Elena Cortés, Francisco de la Torre, Ana Pastor and Susana Díaz. :: C. C.
Four hundred people were invited to the formal inauguration of Malaga’s metro service. Forty metro workers jumped aboard the first train to set off from El Perchel. And after that initial journey 48,600 passengers used the free - for one day only - transport system on its first day.
“A historic day” was one of the most repeated phrases by attending dignitaries. The head of public works at the Junta de Andalucía in Malaga, Elena Cortés, stated, “What once seemed a mirage is now a reality.”
The president of the Junta de Andalucía, Susana Díaz, referred to the project as “the largest piece of infrastructure” ever created in the history of the city and thanked the understanding and trust given by businesses and locals. She also insisted that the Junta has now agreed on a budget that will enable the network to be completed, as planned, in 2017.
Carlos Guille, director of operations in Spain and Portugal of the EIB, which financed the works, described the metro project as both “satisfying and responsible for a lot of headaches”, and said that he felt like a university professor witnessing the graduation of one of his pupils.
From trams to trains
A special guest joined the 40 metro staff for the inaugural train journey.
Vicente Ruiz Gázquez, aged 90, worked on Malaga’s now defunct tram service, which ceased operating in 1961.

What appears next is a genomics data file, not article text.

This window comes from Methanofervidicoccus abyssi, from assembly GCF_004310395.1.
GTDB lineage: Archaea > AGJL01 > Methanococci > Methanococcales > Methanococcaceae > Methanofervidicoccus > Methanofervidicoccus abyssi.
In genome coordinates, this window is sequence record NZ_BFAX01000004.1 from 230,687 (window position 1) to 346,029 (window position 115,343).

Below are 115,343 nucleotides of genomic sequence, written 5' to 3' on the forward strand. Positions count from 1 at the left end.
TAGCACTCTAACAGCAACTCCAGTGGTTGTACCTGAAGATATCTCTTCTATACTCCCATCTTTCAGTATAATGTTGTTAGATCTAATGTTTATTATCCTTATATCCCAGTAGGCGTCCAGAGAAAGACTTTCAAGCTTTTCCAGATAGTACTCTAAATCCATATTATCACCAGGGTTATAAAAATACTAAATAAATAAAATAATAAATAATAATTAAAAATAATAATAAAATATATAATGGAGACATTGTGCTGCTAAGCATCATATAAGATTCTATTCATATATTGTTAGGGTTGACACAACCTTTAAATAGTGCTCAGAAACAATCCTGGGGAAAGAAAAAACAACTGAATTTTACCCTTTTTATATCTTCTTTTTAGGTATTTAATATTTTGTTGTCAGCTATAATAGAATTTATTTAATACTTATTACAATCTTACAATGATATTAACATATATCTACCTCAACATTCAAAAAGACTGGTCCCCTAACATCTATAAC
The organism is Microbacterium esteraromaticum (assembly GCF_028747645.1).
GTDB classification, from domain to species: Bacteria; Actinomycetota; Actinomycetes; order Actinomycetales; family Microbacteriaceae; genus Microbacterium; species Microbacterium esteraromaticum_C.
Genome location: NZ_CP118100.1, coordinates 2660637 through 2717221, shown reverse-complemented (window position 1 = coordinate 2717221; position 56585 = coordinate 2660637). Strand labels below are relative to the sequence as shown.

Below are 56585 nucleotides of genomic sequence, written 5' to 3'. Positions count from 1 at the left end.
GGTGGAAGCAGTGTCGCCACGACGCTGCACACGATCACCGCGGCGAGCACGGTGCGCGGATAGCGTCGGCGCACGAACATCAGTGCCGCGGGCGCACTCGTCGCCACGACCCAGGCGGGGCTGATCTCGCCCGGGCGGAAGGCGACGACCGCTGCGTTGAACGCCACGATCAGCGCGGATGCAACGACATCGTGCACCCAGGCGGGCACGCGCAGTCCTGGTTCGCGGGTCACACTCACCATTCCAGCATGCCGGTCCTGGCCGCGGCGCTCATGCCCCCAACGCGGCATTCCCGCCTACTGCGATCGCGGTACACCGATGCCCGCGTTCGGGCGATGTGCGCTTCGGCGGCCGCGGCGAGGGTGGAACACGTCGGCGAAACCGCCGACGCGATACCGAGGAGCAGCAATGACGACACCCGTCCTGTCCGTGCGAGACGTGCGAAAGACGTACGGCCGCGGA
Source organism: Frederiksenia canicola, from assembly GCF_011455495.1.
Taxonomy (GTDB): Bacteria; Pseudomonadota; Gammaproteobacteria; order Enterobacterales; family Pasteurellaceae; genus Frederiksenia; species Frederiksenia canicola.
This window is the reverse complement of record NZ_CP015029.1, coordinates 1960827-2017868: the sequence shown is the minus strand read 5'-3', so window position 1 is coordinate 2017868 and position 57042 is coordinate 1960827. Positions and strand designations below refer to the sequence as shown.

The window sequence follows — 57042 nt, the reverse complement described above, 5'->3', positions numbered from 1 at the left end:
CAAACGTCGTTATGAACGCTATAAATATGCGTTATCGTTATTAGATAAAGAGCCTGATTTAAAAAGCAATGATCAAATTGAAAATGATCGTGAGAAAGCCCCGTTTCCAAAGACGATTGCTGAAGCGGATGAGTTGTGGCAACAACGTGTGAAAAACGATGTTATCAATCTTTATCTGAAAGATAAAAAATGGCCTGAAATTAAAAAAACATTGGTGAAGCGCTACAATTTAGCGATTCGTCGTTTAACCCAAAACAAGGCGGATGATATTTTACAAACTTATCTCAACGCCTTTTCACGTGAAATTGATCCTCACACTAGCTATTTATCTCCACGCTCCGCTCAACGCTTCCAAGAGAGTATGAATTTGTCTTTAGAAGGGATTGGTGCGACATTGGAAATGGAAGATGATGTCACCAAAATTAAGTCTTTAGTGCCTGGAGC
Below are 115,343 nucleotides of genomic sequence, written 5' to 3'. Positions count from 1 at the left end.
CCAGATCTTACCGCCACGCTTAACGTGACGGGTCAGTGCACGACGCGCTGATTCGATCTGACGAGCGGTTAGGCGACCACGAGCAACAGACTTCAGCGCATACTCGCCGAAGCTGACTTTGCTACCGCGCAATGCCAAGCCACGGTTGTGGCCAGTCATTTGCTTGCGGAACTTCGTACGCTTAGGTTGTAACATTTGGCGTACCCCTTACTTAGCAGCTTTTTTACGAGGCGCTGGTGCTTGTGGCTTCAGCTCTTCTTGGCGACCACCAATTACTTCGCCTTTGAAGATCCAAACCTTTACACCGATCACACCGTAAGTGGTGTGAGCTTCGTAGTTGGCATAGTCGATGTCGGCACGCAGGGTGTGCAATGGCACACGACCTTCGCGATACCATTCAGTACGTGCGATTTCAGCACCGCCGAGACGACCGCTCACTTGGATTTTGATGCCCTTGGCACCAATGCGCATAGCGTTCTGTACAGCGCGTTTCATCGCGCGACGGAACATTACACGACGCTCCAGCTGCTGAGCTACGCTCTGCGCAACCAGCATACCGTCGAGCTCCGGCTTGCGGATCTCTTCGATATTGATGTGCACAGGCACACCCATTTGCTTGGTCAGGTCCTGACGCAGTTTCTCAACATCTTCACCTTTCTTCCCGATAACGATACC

“I always hoped, from the beginning of the works on the metro, that I wouldn’t die before I got to travel on it,” said the elderly former transport worker.
Vicente declared the new service very comfortable and speedy while remembering his years on the old tram lines.
“I was first of all a ticket seller, then a driver and I even painted trams. I spent 16 hours a day working, from dawn to dusk.”
Vicente was not the oldest passenger on the metro on Wednesday. Beatriz López, who is 93, fulfilled her dream of travelling on the train along with four generations and 17 members of her family. It was a complete surprise to her, organised in secret to celebrate her saint’s day. With red-rimmed eyes, the spirited old lady said that she would “never forget what my family have done for me”. The metro was so busy that Isabel and her family had to wait for three trains to pass before they were able to get on.
Between 1pm and 9pm, 48,632 passengers used the metro which was free on its first day. The 450 people surveyed gave the service an average score of 8.7 out of ten while many stressed that its absence in the city centre was their main criticism. Other negative points were a lack of Wi-Fi and air conditioning on station platforms.